Our favorite branch, though, is in the Forte de Copacabana. It has the same menu as the lower cafe, in a super location at one end of Copacabana Beach. You can sit outside and watch the entire length of the beach. You have to pay to go into the fort—just tell them you're going to the Cafe Colombo. It's only 2 reals to get in for an extremely pleasant place to have lunch. There are great salads and sandwiches.

Colombo Coffeehouse
Rua Goncalves Dias, 32
Rio de Janeiro, Brazil
+55 21 232-2300

Teatro Municipal (Municipal Theatre)

Member Rating 3 out of 5 by driftingdeals on April 19, 2006

This is a beautiful building worth a tour in itself. Tickets are hard to come by, and the ticket office is almost impossible to find if you're not a local speaking fluent Portuguese! That said, it is a very nice place to watch a concert.

Seats are numbered from the center outwards, so you will find yourself sitting in seat nos. 9 and 11 next to each other, which is weird if you're not used to it. Brazilian audiences tend to be enthusiastic, and not averse to calling out requests, even at a classical concert!

Have your travel agent purchase tickets for you before arriving, and be patient with local "eccentricities."

Teatro Municipal
Praça Floriano
Rio de Janeiro, Brazil, 20031-050
+55 21 22974411

Corcovado with Christ the Redeemer

Member Rating 5 out of 5 by driftingdeals on April 19, 2006

Do not miss this. Even if you're panicking about how high up this place is, don't. I have true vertigo (not acrophobia) and sometimes have issues about where I can or can't go. I managed Corcovado pretty well, so most anyone can. Very wide stone walls around the top keep you from feeling as though you're on the edge.

Take the train from Cosme Velho station. It's a rickety thing, but you travel up through the forest, which is entertaining in itself. Friends who've gone up by car have mainly ended up with vomiting children in the back because of the twisting road.

There are elevators and escalators from the train to the statue itself, so there aren't endless stairs, unless you feel like the penance!

I recommend going either early morning (10 to 11am) or after 3:30pm, when crowds are lighter. There is a decent cafe and souvenir stalls up at the top, and no rip-offs, which is nice! The best photo is from the far end of the top deck, facing the statue. You just have to push your way through to get there!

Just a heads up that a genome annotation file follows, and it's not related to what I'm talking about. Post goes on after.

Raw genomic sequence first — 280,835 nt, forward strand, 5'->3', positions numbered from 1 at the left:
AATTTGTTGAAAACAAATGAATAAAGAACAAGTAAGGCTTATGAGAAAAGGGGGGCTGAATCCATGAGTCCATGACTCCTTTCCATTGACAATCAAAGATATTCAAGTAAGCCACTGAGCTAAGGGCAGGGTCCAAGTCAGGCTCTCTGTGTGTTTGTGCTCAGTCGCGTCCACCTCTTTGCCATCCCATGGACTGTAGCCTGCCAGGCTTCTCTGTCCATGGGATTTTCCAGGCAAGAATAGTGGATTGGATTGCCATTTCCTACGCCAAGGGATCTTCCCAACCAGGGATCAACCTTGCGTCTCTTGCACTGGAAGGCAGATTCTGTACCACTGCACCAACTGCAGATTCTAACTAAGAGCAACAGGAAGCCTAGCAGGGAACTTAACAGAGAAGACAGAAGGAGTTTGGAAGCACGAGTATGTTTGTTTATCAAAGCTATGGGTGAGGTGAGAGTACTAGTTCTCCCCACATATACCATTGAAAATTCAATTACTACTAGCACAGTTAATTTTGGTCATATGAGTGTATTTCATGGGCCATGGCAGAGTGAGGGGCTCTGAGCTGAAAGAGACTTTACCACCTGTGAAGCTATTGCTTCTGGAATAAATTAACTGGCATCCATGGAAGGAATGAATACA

Be warned that on some holidays, like Christmas and especially New Year's Eve, this place is crazy.

Christ the Redeemer Statue (O Cristo Redentor)
Corcovado Mountain
Rio de Janeiro, Brazil

H. Stern

Member Rating 4 out of 5 by driftingdeals on April 19, 2006

Your hotel will probably try to give you a voucher to visit this place for free. Take it and use it. It's a great way to spend a morning, especially on those occasional rainy days Rio has.

The nice people at H. Stern will send a car for you, show you how gems are found and made into jewellery, sit you down with refreshments, and let you try on anything you like from their store. Obviously they want you to buy it, but there's no hard sell. My kids are teenagers, and I thought they might be bored, but they found it quite entertaining and liked the free small scoop of fruit-based ice cream they were given. Even my tomboy-ish daughter unwound enough to look at some of the more modern pieces they had on offer, and another friend who swears she hates anything like this place came out converted!

The people are delightful and the gems wonderful, and it's entirely possible to get a very good bargain compared to prices outside Brazil.

Museu H. Stern
Rua Garcia D'Avila, 113
Rio de Janeiro, Brazil, 22421-010
+55 21 22597442